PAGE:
We’re all guilty to a greater or lesser extent of working in silos. This can certainly be true about how finance departments operate but it’s also true about agencies as a whole.
One very simple way to bridge this gap is by knowing how other agencies are performing and how you compare to your peers across the 3 key per head metrics (revenue; staff costs and profit). We’ll look at Revenue Per Head (RPH) in this blog. We’ll go to look at Staff Costs and Profit in parts 2 & 3.
Using data from the very useful annual Kingston Smith survey of the financial performance of marketing services this can be done relatively easily. In fact I’ve made it easier than that – I’ve prepared some helpful charts. I’ll then explain what actions you could take off the back of seeing how your commercial model compares. Now here’s the data by sector
If you’ve beaten your sector average, congratulations, you’re commercial and operational model is better than most. It’s still a good idea that you keep, or start, checking the client utilisation levels of your team and the profitability of your clients to ensure the 3 deadly sins of under-estimating, over-servicing and scope creep don’t pull you back. If you’re below the average this becomes more urgent.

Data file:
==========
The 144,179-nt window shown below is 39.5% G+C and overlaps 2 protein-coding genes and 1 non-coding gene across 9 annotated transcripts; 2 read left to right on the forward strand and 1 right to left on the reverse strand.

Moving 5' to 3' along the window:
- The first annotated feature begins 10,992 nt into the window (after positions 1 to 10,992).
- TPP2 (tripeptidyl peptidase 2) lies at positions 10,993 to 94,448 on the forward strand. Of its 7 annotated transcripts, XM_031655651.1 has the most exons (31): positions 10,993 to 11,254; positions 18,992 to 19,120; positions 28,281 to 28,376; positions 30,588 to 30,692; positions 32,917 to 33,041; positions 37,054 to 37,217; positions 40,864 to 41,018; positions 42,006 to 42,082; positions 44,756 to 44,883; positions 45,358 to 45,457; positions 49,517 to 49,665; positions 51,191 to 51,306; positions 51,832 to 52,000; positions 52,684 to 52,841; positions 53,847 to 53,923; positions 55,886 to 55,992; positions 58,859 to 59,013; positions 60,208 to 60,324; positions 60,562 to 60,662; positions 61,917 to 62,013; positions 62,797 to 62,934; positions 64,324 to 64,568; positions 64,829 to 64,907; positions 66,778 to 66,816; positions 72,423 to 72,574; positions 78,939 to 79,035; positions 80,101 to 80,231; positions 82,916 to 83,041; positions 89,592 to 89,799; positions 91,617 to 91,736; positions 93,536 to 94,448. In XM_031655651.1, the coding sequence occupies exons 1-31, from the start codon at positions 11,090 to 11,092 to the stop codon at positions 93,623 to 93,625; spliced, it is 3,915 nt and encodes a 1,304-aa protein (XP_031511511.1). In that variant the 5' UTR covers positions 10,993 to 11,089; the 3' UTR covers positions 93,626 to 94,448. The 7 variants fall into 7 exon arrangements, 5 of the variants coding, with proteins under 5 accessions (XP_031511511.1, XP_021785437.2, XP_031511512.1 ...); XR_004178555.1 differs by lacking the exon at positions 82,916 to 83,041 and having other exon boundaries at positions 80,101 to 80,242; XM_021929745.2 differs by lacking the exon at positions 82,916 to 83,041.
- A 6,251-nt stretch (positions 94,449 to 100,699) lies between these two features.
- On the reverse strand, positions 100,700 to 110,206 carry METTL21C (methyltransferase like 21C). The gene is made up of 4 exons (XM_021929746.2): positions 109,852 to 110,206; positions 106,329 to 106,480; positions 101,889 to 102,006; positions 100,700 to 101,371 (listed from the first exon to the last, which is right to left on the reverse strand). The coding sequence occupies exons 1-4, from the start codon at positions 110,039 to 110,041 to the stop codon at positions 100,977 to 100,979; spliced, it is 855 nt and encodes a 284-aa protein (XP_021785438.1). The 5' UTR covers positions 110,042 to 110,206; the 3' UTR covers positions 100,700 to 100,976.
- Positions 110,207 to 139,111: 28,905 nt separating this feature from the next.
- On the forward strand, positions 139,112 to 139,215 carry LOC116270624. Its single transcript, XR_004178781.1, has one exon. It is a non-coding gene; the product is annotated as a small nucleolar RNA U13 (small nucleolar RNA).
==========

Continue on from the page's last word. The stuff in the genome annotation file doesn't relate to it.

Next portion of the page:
A good way of sense checking how you are doing is based on this 4 quadrant model.
We’d all like to be to the right of the RPH target. How busy you need to be to achieve that will depend on your ability to charge a premium price as well as how effectively you manage the 3 deadly sins.
To the left of the RPH average and the problem becomes more pressing. If your team is under utilised and your RPH is low you need to investigate whether you’re overstaffed. Check the forecast and the pipeline but if revenue isn’t going to take an upturn soon you may have to take action.
Being busy with a low RPH means you’ve got a bad combination of the 3 deadly sins going on. Check your estimating procedures (who is raising them? Is anyone checking them?): how your team are monitoring progress and if your clients are always asking for free stuff.
This may mean some difficult conversations but at you’ll be doing it based on some data from outside of your own silo.